Jean-Baptiste Andrieu, Associate, Advisory Services, BSR

If you bought roses for your Valentine today, did you wonder where the flowers came from? If you got your dozen stems in Europe, they probably arrived on an airplane a few days ago from Kenya, the lead rose exporter to the European Union. If you live in the United States, the bouquet may have come from Colombia or Ecuador. Generally, commercial flowers are grown on large-scale farms in developing or emerging countries and then bought directly by big retailers or sold via traders and auction houses.

In production countries, the cut-flower industry employs thousands of workers and contributes significantly to export revenues, driving economic growth. As such, the industry has a key opportunity to promote empowering and sustainable livelihoods for workers by adopting responsible practices along the supply chain, which, in turn, can enhance business success.

However, significant barriers to this opportunity remain. Labor and human rights issues are enduring challenges in the industry, and although many producers, traders, and retailers promote and adhere to responsible supply chain practices, they often struggle with how to report on and communicate about their approaches.

While attending the horticultural trade fair IPM Essen in Germany, I was reminded of this unique opportunity and the persistent challenges. As I was walking through the exhibition halls, it struck me that, despite their impressive flower displays and the emphasis put on sustainable supply chain issues by major retailers, flower traders did not mention their responsible supply chain management practices.

Conversely, the handful of flower producers I met at the fair spoke confidently about the social certification programs they were implementing, such as Fairtrade International or the Rainforest Alliance, and their impacts. This included building hospitals and schools in Ethiopia with money generated from Fairtrade certification, strengthening worker retention to avoid increased investments in new worker training in Kenya, and improving working conditions in Costa Rica, which translated into higher flower quality. The producers’ comments echoed the impacts that we’ve seen in the farms where we implement BSR’s HERproject, which promotes women’s empowerment in global supply chains through partnerships with major retailers.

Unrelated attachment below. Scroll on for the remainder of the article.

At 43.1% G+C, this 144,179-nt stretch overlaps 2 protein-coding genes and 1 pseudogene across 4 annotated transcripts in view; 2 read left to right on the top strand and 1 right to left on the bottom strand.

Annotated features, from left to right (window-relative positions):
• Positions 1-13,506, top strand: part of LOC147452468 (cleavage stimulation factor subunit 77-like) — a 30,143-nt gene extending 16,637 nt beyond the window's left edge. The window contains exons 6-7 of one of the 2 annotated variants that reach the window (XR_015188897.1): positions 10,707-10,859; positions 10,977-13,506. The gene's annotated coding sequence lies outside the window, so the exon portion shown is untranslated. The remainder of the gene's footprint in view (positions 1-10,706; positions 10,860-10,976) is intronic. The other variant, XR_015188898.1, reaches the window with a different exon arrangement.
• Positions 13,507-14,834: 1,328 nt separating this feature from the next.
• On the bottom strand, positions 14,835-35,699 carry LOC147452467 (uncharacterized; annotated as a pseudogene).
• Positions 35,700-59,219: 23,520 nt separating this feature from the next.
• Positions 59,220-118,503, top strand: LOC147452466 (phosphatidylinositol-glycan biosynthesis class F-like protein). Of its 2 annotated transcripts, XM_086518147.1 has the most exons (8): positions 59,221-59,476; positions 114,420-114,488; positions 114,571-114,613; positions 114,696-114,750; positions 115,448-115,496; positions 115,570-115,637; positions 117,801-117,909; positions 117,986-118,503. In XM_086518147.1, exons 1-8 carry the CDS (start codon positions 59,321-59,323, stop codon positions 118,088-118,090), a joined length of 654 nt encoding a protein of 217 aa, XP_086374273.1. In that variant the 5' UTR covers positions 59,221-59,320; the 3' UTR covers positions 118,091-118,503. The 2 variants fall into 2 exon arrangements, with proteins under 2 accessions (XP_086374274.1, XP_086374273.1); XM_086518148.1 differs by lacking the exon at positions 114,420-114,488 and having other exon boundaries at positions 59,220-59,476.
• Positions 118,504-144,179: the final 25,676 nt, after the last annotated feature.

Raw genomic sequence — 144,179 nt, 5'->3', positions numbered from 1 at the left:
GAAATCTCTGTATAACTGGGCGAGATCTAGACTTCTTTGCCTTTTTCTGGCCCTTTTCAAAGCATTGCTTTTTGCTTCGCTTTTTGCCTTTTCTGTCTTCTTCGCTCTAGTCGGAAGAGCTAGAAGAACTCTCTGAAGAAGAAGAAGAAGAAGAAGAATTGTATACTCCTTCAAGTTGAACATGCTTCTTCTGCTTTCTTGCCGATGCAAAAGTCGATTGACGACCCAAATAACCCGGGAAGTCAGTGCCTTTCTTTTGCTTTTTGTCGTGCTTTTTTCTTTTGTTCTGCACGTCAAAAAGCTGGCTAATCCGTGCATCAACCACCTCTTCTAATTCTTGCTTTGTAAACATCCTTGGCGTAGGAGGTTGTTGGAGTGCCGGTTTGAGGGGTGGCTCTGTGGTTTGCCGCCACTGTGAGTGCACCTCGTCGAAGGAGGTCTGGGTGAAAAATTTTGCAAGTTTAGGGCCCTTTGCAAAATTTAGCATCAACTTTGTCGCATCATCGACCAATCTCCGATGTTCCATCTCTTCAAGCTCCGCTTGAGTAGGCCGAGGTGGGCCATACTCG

Later that day, my participation in the first general assembly of the Floriculture Sustainability Initiative (FSI) underlined why flower traders seemed uneasy communicating about supply chain responsibility. Unlike the fruit and vegetable sector, the flower industry only recently started implementing sustainability standards and certification schemes on a widespread basis.

Although most of the trading companies at the meeting were working with suppliers that were certified Fairtrade or by the Rainforest Alliance, they have not yet figured out how to respond to retailer requirements and customer demands and deploy robust, integrated sustainability programs. The lack of transparency and comparability among standards presents an additional challenge, making it difficult for traders to understand and report on what is happening in their supply chains.

FSI brings together all actors in the supply chain, including producers, traders, and retailers. The initiative will work to clarify and benchmark available standards to make them more transparent and comparable. As an associate member of FSI, HERproject and BSR are excited to work across the supply chain to address worker health and empowerment issues in the flower sector. We have engaged with flower producers in Kenya and Ethiopia, but this step represents a new area of focus for HERproject. We look forward to collaborating with partners along the supply chain to address these multifaceted challenges, and to ensuring that, in the future, your Valentine’s Day bouquet will be more likely to support economic and social improvements for people working in the flower industry.